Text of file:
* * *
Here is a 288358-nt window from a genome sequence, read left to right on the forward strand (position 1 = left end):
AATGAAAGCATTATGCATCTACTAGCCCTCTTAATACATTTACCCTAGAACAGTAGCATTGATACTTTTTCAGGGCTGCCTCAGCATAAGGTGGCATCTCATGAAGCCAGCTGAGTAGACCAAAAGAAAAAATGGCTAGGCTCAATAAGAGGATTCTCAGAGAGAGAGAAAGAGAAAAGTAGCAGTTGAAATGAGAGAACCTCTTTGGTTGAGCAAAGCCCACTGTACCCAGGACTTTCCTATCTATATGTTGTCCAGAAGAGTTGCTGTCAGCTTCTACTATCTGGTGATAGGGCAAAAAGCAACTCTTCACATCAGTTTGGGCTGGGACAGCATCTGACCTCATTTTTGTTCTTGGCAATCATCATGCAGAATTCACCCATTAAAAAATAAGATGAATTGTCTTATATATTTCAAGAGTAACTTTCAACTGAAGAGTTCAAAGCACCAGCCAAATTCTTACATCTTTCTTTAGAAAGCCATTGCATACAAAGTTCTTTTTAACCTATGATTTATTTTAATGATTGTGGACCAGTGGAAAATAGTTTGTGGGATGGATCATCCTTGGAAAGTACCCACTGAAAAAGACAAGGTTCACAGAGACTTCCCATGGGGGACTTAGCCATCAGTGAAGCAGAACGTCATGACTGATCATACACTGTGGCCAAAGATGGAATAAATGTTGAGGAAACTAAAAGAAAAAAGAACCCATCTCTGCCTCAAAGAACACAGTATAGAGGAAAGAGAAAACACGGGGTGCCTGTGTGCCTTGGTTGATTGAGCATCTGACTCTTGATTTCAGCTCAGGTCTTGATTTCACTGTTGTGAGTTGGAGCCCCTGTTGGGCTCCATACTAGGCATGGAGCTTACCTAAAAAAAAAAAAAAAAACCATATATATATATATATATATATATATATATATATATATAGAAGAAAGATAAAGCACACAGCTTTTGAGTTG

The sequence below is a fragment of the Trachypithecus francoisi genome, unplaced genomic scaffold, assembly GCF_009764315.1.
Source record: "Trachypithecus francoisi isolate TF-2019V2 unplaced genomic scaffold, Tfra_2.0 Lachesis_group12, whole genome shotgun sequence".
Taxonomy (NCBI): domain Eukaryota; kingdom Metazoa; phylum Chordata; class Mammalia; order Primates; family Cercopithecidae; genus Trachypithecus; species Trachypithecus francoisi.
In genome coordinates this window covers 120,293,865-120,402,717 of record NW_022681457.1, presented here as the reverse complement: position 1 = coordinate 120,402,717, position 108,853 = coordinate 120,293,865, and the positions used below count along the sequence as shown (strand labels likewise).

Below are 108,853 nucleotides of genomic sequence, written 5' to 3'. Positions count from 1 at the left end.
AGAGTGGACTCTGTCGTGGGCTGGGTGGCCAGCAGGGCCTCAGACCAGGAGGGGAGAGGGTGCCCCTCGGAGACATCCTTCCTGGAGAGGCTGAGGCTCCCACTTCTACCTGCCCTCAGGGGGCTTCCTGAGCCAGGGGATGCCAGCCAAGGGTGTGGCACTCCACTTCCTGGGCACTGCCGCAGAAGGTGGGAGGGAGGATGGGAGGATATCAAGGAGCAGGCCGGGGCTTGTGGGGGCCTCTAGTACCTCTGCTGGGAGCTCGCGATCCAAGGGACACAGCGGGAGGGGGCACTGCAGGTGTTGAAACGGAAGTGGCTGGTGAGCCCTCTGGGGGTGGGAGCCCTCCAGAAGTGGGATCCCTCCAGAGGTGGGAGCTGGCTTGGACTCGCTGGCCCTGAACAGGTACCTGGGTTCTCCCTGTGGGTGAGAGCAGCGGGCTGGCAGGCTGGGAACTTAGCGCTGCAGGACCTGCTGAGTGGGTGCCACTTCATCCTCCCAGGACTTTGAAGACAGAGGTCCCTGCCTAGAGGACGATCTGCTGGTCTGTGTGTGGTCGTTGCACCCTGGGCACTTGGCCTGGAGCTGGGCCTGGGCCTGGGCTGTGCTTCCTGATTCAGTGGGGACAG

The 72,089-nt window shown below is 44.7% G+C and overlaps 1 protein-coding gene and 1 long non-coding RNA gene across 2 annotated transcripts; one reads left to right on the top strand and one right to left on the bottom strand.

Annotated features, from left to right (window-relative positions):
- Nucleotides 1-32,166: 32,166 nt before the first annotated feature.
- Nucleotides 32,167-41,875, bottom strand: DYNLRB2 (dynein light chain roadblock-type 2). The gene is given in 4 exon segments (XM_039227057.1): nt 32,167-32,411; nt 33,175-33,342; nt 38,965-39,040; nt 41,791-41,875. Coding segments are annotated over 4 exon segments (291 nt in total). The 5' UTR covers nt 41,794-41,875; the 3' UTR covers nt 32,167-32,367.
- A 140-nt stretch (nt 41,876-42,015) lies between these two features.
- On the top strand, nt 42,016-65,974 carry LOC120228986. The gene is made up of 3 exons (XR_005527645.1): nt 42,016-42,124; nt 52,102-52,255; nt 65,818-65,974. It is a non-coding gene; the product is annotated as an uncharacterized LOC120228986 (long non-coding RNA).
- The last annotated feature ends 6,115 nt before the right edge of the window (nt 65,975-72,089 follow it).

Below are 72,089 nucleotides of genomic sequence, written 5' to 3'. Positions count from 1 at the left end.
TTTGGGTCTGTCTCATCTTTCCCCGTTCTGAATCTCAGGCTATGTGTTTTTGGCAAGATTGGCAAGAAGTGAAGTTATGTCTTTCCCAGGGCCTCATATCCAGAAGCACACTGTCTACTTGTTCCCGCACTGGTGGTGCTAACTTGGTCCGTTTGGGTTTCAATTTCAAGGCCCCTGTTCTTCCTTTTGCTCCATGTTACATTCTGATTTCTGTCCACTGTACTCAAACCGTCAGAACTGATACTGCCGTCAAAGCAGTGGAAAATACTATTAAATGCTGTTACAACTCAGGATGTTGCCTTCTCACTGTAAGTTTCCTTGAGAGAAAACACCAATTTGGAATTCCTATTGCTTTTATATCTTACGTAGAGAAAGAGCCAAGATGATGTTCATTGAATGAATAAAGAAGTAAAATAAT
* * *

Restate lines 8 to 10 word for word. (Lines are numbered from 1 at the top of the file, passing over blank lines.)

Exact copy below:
AGAGTGGACTCTGTCGTGGGCTGGGTGGCCAGCAGGGCCTCAGACCAGGAGGGGAGAGGGTGCCCCTCGGAGACATCCTTCCTGGAGAGGCTGAGGCTCCCACTTCTACCTGCCCTCAGGGGGCTTCCTGAGCCAGGGGATGCCAGCCAAGGGTGTGGCACTCCACTTCCTGGGCACTGCCGCAGAAGGTGGGAGGGAGGATGGGAGGATATCAAGGAGCAGGCCGGGGCTTGTGGGGGCCTCTAGTACCTCTGCTGGGAGCTCGCGATCCAAGGGACACAGCGGGAGGGGGCACTGCAGGTGTTGAAACGGAAGTGGCTGGTGAGCCCTCTGGGGGTGGGAGCCCTCCAGAAGTGGGATCCCTCCAGAGGTGGGAGCTGGCTTGGACTCGCTGGCCCTGAACAGGTACCTGGGTTCTCCCTGTGGGTGAGAGCAGCGGGCTGGCAGGCTGGGAACTTAGCGCTGCAGGACCTGCTGAGTGGGTGCCACTTCATCCTCCCAGGACTTTGAAGACAGAGGTCCCTGCCTAGAGGACGATCTGCTGGTCTGTGTGTGGTCGTTGCACCCTGGGCACTTGGCCTGGAGCTGGGCCTGGGCCTGGGCTGTGCTTCCTGATTCAGTGGGGACAG

The 72,089-nt window shown below is 44.7% G+C and overlaps 1 protein-coding gene and 1 long non-coding RNA gene across 2 annotated transcripts; one reads left to right on the top strand and one right to left on the bottom strand.

Annotated features, from left to right (window-relative positions):